Insider trading penalty raised to jail time
A former tax consultant from a "big four" accounting firm has been sentenced to nearly two years' jail for insider trading.
Nicholas Glynatsis, 30, has been convicted of using inside information - gained while working in PricewaterhouseCoopers' tax and legal department - to trade financial products in numerous energy and resource companies between November 2009 and 2010.
He was convicted of using his knowledge of impending company takeovers to make gross profits of $50,826, for himself and his relatives. He invested a total of $371,507 to do so.
In December, Glynatsis was sentenced to two years' jail, to be served by way of community service. But that decision was overturned in the NSW Supreme Court on Friday.
Glynatsis has been resentenced to 21 months' jail, after an appeal from the Crown, and will be released from prison on December 11, 2013, pending good behaviour.
Justice Clifton Hoeben said no other sentence would "adequately reflect the seriousness of the offences".
Glynatsis started working with PwC in early 2007. Within two years he had become a senior consultant in the tax and legal department.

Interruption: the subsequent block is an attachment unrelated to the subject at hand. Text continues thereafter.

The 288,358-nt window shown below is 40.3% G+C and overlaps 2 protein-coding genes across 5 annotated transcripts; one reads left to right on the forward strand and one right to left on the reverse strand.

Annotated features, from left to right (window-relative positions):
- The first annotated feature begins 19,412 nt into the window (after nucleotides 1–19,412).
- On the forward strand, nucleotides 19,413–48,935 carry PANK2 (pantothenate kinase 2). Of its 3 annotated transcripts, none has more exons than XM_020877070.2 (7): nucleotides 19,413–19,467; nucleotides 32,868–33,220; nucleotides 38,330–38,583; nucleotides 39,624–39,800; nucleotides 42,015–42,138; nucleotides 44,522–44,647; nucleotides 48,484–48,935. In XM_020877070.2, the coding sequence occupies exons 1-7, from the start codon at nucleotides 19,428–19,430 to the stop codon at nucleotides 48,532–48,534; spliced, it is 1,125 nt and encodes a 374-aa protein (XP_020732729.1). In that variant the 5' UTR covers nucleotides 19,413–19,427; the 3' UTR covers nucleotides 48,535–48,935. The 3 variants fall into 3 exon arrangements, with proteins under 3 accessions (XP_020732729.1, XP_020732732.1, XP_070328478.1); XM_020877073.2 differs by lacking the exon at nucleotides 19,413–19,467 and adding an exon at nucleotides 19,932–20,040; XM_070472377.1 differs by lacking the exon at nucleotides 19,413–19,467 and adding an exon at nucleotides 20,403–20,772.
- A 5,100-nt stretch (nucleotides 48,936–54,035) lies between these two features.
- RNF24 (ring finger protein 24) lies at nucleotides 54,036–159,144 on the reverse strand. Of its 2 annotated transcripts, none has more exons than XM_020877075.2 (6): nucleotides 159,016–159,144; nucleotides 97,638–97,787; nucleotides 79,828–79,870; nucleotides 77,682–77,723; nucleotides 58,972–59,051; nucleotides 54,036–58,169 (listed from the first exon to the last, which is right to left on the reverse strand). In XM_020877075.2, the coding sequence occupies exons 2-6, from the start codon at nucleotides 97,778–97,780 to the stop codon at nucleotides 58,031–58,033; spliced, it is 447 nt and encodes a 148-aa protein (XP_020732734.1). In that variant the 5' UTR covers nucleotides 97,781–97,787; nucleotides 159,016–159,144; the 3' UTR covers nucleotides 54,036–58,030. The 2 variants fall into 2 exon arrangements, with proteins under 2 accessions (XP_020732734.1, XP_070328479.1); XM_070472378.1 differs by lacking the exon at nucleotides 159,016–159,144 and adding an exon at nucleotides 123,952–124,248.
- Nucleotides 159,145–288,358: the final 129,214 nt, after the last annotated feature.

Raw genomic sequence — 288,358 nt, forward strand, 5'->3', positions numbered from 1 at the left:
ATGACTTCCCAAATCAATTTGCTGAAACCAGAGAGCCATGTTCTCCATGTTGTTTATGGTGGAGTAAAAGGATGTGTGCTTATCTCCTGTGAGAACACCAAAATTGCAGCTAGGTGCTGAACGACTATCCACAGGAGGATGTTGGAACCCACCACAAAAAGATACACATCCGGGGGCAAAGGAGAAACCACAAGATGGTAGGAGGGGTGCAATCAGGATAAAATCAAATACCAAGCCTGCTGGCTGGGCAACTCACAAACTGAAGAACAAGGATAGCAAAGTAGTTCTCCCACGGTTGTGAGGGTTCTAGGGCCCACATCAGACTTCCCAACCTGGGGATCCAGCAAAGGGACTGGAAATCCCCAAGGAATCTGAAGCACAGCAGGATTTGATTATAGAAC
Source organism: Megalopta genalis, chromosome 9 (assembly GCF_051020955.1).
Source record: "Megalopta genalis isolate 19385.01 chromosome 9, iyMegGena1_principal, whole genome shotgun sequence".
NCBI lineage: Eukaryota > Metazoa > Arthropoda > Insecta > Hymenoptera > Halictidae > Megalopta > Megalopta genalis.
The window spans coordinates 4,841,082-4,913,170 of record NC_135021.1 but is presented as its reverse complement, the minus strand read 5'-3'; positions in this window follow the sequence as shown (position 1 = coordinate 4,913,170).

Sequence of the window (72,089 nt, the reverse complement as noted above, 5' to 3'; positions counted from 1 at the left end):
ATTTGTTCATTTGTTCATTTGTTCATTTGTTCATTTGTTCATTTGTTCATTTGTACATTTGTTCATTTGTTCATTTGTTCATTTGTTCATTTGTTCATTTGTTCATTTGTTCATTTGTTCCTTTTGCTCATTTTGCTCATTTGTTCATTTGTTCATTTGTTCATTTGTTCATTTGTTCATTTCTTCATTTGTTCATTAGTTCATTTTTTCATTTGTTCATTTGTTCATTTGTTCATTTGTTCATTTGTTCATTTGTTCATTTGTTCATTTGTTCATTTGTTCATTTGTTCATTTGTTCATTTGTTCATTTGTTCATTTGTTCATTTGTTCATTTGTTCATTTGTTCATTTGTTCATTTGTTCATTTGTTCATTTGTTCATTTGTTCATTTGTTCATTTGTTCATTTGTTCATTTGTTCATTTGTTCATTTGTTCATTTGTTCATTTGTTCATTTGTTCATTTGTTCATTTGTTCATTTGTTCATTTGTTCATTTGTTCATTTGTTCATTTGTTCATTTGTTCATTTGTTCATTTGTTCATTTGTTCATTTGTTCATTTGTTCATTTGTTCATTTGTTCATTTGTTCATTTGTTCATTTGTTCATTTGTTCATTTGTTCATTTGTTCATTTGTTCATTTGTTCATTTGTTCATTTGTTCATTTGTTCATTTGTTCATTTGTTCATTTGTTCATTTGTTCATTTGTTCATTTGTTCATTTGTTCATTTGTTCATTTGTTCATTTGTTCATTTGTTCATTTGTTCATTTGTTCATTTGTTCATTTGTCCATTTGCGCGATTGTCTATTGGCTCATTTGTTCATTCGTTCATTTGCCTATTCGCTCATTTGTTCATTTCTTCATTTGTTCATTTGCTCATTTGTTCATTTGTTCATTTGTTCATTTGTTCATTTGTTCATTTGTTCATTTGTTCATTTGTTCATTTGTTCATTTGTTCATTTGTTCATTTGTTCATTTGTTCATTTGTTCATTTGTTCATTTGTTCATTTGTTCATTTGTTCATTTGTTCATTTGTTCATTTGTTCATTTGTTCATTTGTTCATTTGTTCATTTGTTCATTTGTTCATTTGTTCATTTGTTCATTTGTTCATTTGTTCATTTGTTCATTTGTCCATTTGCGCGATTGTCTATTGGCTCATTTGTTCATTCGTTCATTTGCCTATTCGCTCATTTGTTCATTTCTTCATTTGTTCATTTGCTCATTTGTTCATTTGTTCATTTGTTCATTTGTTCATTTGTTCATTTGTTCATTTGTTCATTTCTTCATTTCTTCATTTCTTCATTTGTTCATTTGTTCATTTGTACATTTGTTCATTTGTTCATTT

The position gave him access to records and files of PwC's clients and projects for which it had been asked to provide advice.
It also gave him exclusive use of a laptop with a program that gave him access to a record management system housing caches of files relating to PwC's clients.
According to court documents, Glynatsis viewed confidential documents that identified proposed transactions involving PwC clients such as corporate takeovers, and then traded in shares with derivative products called contracts for difference, or CFDs.
He set up a trading account with CMC Markets Asia Pacific in his own name and three separate accounts held by his relatives.
The trades took place between November 2009 and 2010, and he resigned from the company in June 2011 after his offences were detected.